Declutter your calling so you can breathe
This post isn’t about your pantry or closet or getting rid of your stuff. It’s not about magical arts or even tidying up. This post is about decluttering your life by jettisoning what isn’t crucial to your calling and giving you room to breathe. It’s about looking at your calling, recognizing what’s cluttering it, and accepting God’s truth.
The truth is that we all have a calling.
God’s purpose for every Christ-follower on the planet is to glorify and love Him, and to love others. But He’s also given each of us a unique and specific calling. Yet we can clutter up that calling by adding to it until it’s unrecognizable. We do this in three different ways.
We clutter our calling by acting out of fear.
We’re fearful that we’ll miss out if we don’t say “yes” to requests for our time and service. We believe that, if we don’t grab the opportunity now, someone else will get the blessing designed for us. We fear that we’re not measuring up so we just need to get it together. My friend Amanda says, “Our people-pleasing and insecurities can really take the logic out of our decisions.” That’s fear in action, and I have certainly seen that in my own life as I’ve grasped for things that were never mine. Our solution is to say “yes” to all the things even if they aren’t the best things and even if they are meant for someone else.
We can declutter and breathe because God has good things planned for us. When the Lord is our shepherd, we lack nothing. This means that we have what God knows we need, for this season, with these people, to do His good work. We benefit from His infinite blessings and resources, and He won’t let us miss what He has in store.
When the Lord is our shepherd, He keeps us in the pasture that’s best for us. We actually shouldn’t say “yes” to every request because, as Kelly Minter writes in All Things New, “You don’t want to encroach on someone else’s territory because God has given you your own. It will bring you neither joy nor satisfaction.”
We clutter our calling by adding to what God has given us.
We’ve been doing this since Eve said, “He told us not to eat that fruit AND not to touch it” when God’s only instruction was to not eat the fruit. We believe, inaccurately, that if God says that doing A is good, well then, doing A+B must be even better. When we multiply the law, instruction or calling God gives us, we’re making life more complicated and strict, which sets us up for failure and discouragement.
Sometimes, we simply desire more than what God has called us to do. When our calling doesn’t seem glamorous, fun, or important enough, we want to make it more than it is, thus cluttering up our schedules and brains.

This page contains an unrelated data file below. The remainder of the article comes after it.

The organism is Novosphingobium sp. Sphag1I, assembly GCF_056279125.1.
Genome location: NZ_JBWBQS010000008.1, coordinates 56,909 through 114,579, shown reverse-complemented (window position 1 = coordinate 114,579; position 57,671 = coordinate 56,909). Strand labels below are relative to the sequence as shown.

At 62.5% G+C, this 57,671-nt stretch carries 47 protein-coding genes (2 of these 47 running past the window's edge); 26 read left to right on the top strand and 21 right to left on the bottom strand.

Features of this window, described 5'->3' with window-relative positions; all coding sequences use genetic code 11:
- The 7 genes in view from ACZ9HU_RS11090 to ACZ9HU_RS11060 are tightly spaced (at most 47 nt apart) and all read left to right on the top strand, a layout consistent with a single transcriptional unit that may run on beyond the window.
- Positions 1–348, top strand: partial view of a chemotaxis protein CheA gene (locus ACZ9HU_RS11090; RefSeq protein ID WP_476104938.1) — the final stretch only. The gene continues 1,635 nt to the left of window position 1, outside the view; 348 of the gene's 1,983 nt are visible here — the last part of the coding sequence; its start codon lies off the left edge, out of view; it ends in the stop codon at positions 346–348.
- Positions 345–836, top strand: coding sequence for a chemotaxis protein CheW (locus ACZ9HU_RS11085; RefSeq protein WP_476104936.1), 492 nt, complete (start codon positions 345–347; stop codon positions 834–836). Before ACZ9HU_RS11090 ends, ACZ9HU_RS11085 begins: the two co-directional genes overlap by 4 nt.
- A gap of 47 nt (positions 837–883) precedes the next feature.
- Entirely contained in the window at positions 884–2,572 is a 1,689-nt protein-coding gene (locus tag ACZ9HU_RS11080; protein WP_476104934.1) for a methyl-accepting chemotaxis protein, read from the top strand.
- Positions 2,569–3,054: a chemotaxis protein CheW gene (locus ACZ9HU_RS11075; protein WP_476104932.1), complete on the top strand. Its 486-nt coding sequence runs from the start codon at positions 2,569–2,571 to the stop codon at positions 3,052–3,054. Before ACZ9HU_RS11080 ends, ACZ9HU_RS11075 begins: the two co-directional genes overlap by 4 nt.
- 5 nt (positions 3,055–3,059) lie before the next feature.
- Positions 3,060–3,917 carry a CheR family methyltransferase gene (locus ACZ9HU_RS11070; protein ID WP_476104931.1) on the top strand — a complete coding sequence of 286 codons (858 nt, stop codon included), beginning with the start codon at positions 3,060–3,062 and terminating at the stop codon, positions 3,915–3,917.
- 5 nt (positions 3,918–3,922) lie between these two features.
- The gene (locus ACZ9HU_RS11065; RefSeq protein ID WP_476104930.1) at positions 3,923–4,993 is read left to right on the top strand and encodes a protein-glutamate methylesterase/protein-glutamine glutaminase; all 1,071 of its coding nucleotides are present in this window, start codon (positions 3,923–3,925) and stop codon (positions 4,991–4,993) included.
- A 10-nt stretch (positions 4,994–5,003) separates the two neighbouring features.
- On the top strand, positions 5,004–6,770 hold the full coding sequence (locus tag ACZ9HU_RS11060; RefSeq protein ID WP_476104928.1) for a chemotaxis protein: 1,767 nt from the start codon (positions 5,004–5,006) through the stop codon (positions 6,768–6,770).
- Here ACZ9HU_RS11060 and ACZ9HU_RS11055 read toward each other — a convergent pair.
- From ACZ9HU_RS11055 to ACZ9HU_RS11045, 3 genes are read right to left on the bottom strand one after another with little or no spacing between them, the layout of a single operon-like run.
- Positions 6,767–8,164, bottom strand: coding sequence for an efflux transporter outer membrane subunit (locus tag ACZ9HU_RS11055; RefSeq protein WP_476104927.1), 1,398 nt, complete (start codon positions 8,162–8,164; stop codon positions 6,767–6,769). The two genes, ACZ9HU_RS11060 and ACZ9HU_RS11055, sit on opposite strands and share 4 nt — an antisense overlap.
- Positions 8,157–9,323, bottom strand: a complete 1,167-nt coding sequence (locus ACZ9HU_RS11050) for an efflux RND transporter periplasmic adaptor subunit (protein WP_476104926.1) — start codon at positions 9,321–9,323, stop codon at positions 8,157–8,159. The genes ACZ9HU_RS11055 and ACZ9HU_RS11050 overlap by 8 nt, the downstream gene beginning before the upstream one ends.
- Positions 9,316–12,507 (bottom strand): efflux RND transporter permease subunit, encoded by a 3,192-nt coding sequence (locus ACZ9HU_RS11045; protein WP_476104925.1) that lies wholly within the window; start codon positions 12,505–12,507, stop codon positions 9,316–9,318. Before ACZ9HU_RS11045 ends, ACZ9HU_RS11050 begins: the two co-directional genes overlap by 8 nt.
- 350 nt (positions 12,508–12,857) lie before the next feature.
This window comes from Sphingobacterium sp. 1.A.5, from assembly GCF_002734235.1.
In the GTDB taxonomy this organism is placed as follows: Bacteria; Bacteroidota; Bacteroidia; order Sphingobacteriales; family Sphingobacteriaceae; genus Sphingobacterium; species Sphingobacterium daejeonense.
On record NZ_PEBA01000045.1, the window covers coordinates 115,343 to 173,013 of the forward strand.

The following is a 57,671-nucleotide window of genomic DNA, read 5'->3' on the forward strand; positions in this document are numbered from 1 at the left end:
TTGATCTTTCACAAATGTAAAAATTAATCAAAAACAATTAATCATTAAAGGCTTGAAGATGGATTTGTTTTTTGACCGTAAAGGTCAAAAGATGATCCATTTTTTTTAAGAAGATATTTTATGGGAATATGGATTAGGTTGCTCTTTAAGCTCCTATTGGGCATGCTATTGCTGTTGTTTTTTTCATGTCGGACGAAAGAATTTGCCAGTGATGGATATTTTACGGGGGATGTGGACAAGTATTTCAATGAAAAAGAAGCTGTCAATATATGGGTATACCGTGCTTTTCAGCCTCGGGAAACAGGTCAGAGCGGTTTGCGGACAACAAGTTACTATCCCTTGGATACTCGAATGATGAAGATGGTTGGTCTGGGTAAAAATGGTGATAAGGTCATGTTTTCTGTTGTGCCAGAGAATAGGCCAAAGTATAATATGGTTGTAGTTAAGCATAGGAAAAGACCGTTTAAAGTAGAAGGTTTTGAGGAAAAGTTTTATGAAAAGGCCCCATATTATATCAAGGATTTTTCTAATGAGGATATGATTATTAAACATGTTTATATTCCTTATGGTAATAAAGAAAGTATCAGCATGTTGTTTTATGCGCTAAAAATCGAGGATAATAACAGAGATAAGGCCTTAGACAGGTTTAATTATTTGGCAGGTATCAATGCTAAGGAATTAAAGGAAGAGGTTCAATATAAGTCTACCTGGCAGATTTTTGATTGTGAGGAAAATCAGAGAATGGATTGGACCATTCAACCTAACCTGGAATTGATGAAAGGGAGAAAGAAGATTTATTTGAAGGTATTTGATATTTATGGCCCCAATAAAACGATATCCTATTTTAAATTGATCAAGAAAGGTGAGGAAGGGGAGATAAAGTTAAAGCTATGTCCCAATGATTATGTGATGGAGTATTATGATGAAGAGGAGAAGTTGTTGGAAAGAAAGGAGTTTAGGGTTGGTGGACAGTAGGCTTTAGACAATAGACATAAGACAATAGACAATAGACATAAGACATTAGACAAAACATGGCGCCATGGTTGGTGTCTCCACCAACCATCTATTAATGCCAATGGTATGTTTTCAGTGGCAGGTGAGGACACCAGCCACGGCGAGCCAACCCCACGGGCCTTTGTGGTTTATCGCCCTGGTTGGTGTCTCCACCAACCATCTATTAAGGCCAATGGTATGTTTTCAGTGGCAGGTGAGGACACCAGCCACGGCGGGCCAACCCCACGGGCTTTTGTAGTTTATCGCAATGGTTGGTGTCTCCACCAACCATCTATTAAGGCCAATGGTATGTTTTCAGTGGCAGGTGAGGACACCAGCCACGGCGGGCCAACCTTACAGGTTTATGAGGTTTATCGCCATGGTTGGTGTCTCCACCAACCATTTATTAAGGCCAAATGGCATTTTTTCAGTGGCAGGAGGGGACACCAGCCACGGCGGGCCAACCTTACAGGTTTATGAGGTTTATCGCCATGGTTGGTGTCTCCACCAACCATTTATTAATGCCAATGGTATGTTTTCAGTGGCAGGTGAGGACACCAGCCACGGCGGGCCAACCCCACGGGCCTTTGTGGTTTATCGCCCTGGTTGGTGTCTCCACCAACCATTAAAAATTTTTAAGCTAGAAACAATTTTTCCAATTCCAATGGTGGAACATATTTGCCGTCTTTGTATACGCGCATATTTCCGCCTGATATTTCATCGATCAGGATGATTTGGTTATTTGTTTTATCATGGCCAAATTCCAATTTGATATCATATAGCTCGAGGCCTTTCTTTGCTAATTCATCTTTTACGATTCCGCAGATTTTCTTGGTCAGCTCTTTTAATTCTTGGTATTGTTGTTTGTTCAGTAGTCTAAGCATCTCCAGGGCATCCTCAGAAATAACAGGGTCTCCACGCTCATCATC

We can declutter and breathe because God is sovereign and good. God makes us lie down in green pastures and leads us beside still waters because He wants to keep us safe from harm and to provide for us. He knows our plans may not be in our best interest.
God leads us in paths of righteousness for His name’s sake. He’s the one with the master plan, the one who sees the big picture and knows how we fit into it. He understands that the unglamorous thing we’re doing now is preparing us for the work He’s excited do with us in the future. Our flesh wants it all, but God is faithful to give us what we need.
We clutter our calling by believing that we have unlimited capacity.
When we believe that we have unlimited capacity, we take on more and more because, surely, we can do all the things. When we don’t want to acknowledge the small size of our capacity, we add activities, commitments, and positions to our plate and then wonder why everything is toppling over and onto the floor.
Our capacity doesn’t just extend to our schedules but also to our emotions and physical stamina. There’s only so much we can cram in, handle without falling apart, and physically undertake.
We can declutter and breathe because only God can lead our life. The entire premise of Psalm 23 is that we are sheep and God is our shepherd. We have the capacity of sheep, which aren’t known for their smarts or street savvy. Sheep aren’t designed to lead, they’re wired to trust their shepherd and follow Him.
Just like our pantry and closet, our calling needs to be decluttered as well. It’s easy to let fear, add-ons, and exaggeration clutter what God has called us to do. And if you’ve cluttered up your life and calling, give yourself much grace knowing that Jesus isn and has always been, with you, and He loves you so. Don’t berate yourself. Just release the things you need to. When we embrace our role to follow the Good Shepherd, our calling becomes clear and we have room to breathe. Doesn’t that sound lovely?